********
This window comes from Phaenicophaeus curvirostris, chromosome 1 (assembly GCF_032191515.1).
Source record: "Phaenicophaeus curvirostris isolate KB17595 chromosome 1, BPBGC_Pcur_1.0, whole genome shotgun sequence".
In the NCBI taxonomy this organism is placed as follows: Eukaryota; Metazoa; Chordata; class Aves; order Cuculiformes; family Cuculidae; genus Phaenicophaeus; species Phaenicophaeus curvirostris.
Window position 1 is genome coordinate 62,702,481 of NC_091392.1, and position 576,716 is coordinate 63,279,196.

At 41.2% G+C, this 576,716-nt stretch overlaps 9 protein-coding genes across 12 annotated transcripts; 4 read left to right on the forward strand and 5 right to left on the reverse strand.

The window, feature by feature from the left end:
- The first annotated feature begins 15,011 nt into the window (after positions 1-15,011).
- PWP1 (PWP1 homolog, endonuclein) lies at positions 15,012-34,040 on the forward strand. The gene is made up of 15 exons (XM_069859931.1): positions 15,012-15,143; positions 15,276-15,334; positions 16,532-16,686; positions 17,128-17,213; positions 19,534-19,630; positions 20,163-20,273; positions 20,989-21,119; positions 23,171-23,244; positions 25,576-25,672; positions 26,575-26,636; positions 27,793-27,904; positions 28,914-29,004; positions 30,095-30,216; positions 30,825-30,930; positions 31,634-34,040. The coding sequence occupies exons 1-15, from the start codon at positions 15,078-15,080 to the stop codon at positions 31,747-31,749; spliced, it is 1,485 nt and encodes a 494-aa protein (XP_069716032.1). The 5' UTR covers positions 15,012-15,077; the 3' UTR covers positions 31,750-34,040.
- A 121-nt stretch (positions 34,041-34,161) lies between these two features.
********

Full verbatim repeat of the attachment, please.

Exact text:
This window comes from Phaenicophaeus curvirostris, chromosome 1 (assembly GCF_032191515.1).
Source record: "Phaenicophaeus curvirostris isolate KB17595 chromosome 1, BPBGC_Pcur_1.0, whole genome shotgun sequence".
In the NCBI taxonomy this organism is placed as follows: Eukaryota; Metazoa; Chordata; class Aves; order Cuculiformes; family Cuculidae; genus Phaenicophaeus; species Phaenicophaeus curvirostris.
Window position 1 is genome coordinate 62,702,481 of NC_091392.1, and position 576,716 is coordinate 63,279,196.

At 41.2% G+C, this 576,716-nt stretch overlaps 9 protein-coding genes across 12 annotated transcripts; 4 read left to right on the forward strand and 5 right to left on the reverse strand.

The window, feature by feature from the left end:
- The first annotated feature begins 15,011 nt into the window (after positions 1-15,011).
- PWP1 (PWP1 homolog, endonuclein) lies at positions 15,012-34,040 on the forward strand. The gene is made up of 15 exons (XM_069859931.1): positions 15,012-15,143; positions 15,276-15,334; positions 16,532-16,686; positions 17,128-17,213; positions 19,534-19,630; positions 20,163-20,273; positions 20,989-21,119; positions 23,171-23,244; positions 25,576-25,672; positions 26,575-26,636; positions 27,793-27,904; positions 28,914-29,004; positions 30,095-30,216; positions 30,825-30,930; positions 31,634-34,040. The coding sequence occupies exons 1-15, from the start codon at positions 15,078-15,080 to the stop codon at positions 31,747-31,749; spliced, it is 1,485 nt and encodes a 494-aa protein (XP_069716032.1). The 5' UTR covers positions 15,012-15,077; the 3' UTR covers positions 31,750-34,040.
- A 121-nt stretch (positions 34,041-34,161) lies between these two features.